This thread is super! Thanks for all the comments.
I suppose one has to begin with the fact that most cruising is probably double handed... a couple... and some single
handing... the "adventurer/loner type".
So the accommodation needs to be for probably a couple... extra berths are for guests... rare probably when one is off cruising around the world. But yet people are known to come for a passage / company.
I have a Contest 36 set up with a typical V and also large double aft. I think most owners would, as I do turn the V into a "walk in closet"... or for accessible stowage space. And for that it's provides plenty of space for single or double handed cruising. More space? For what? Perishable foods? Maybe. More elaborate galley
? Maybe.. I have a U and we can cook anything and do it comfortably in a sea way. Sure a bigger refer and or freezer
would be great... But that becomes more like a necessity for long passages... AND there are "work arounds" for that.
What you DO want is lots of tankage. And a water maker is a great idea and doesn't take much space.
So for accommodation you want a fair amount of accessible stowage space... spares, clothing
, tools and so on.. based on your access to replenishment of same.
Then you want a comfortable dry cockpit because it is there that you spend MOST of the day. The cockpit needs to have good access to all the controls for sail handling, maybe even anchoring
... and of course data that is needed to inform sailing decisions... And if course a well laid out helm
... for when you DO have to take over from the AP.
is now very advanced and growing complex. This is a blessing and a curse. Redundancy and spares make sense. But maybe not so much a large integrated system with displays and controls all over the boat. Dunno. I'd keep it simple. But say 2 speed transducers is not a bad idea or 2 sounders. I'd steer clear of PC and tablet based non marine
systems... They are not robust enough I think for being far off from civilization. Redundant comm equipment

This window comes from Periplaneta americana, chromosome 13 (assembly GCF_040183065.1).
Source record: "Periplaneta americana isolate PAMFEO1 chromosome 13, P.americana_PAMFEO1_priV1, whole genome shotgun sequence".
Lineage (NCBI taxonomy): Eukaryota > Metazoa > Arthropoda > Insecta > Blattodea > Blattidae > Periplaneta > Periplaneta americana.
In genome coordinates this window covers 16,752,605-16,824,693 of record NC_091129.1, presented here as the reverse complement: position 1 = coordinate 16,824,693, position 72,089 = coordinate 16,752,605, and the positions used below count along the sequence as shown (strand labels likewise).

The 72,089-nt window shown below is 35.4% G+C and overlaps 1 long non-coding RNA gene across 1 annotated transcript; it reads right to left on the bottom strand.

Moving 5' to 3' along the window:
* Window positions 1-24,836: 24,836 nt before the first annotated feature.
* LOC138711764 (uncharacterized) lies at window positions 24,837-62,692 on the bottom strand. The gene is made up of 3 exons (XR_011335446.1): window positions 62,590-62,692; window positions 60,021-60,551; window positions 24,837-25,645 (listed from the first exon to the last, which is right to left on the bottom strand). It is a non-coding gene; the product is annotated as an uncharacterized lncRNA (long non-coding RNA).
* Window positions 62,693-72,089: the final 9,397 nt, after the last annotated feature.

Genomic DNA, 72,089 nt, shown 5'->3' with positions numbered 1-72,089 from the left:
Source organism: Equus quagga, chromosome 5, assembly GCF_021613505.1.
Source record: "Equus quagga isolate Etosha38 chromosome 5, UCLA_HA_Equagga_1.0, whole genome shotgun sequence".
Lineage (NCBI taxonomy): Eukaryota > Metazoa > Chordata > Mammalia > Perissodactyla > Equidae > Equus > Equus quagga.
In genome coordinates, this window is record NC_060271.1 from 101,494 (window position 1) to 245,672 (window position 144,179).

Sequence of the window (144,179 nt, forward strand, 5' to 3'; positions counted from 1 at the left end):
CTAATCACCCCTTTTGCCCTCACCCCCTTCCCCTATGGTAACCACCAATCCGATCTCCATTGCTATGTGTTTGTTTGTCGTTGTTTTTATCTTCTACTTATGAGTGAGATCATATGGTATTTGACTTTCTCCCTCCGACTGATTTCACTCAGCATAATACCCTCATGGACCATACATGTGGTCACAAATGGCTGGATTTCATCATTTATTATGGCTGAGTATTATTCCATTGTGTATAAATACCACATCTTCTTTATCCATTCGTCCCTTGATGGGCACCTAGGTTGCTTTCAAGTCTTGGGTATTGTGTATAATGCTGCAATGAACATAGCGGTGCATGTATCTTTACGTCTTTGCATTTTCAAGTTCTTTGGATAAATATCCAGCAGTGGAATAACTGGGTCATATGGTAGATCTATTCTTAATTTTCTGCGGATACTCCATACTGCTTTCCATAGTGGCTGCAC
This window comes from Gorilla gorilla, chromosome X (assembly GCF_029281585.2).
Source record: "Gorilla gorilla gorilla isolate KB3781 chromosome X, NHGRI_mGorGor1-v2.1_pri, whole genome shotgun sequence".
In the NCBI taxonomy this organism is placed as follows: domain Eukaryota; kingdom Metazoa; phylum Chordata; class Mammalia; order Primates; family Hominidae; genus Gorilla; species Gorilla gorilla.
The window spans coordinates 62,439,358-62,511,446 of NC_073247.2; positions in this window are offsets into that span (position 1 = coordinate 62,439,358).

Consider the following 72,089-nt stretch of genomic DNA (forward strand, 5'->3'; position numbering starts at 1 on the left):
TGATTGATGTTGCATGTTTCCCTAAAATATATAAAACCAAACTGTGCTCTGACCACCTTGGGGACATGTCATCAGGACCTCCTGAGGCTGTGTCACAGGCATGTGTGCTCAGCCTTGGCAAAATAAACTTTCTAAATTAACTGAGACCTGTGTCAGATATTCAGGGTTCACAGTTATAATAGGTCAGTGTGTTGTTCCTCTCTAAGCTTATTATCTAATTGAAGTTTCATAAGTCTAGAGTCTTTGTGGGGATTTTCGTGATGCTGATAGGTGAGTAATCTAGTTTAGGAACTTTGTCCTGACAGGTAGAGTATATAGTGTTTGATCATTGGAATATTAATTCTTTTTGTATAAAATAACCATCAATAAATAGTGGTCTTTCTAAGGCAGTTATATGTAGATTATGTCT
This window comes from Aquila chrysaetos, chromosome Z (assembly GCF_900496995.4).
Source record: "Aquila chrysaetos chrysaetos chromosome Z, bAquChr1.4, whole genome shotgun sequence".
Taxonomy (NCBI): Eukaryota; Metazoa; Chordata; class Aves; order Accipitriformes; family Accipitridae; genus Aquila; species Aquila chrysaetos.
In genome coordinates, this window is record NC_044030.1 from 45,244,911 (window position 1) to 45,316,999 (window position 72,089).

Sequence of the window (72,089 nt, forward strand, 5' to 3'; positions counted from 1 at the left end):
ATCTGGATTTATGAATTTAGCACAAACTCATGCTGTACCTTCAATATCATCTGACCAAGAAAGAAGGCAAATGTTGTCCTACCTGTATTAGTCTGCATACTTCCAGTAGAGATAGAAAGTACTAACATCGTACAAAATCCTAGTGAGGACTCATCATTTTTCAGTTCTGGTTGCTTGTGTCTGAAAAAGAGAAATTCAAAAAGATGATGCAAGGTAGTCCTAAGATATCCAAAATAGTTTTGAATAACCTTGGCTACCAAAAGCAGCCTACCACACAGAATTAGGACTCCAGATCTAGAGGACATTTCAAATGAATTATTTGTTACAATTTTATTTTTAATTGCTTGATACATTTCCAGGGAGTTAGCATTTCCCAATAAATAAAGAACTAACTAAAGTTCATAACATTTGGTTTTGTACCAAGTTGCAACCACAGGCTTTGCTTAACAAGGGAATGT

is a must.
Bigger has the advantage of providing more stowage and more "creature" comforts. My 36 has enough for single or two.... a bit more "space" would be welcome. The cockpit is more than adequate. You sit and you are not strolling around in a sail boat except when sail handling or steering
... the later you will do very rarely as your AP does that.
Berthing may or may not be an issue. If you have a good motor
and dink... you'll anchor
out. And it's almost a contradiction to be a round the world
type sailor thinking you'll sail from one full service marine
to another. This means... you want great ground tackle... and a reliable dink to get you and supplies back and forth to the mother ship.. and dry as possible. Stowing such a dink is more difficult for smaller boats. Towing on passage is not an option.
I got my 36 when I was a pretty strong vigorous 38 yrs. old. Now at 69... as much as I would love the extra comfort of larger... and the slightly faster passages associated with more waterline length... dealing with the "forces"... becomes THE issue. I use a Milkwakee drill with a winch
bit to raise the 440SF main. I can do it myself but it's getting harder as I get older - FACT. Anchoring
windless means you can deal with any size ground tackle. But if the windlass
craps out on you... WOW you are going to have to find a work around. The ground tackle alone is something that makes one think of long distance cruising a large heavy boat. When I cruised the Caribbean
, anchoring was something done more often than passage making... if that makes sense.
Having experienced a 36' for local coastal and live aboard offshore cruising for single and double handing... with a non sailor wife... as a younger man and now as an senior.. my recommendations would be minimum 35-36' and maximum 42'. I can't project
the upper size because I simply haven't sailed them for more than a few passages... on delivery
... a Tayana47?? and a Stevens 52. Passages the larger size was great... but conditions were not challenging... so that speaks for itself.
When things go right... bigger is fine... when things go wrong (and they will) smaller is probably better.
All the stuff about bigger coming with an out of proportionate higher cost is true.
I think your age and physical condition is a huge factor in the decision assuming you have the financial resources to get any size.
My 2 cents.
PS.... I've done several single handed passages from NE to the Caribbean
... a few with crew of 4 and all the rest of the time I sail with a non sailor very helpful partner. The 36 is about a large as I want to "maintain"... THAT is hard work too.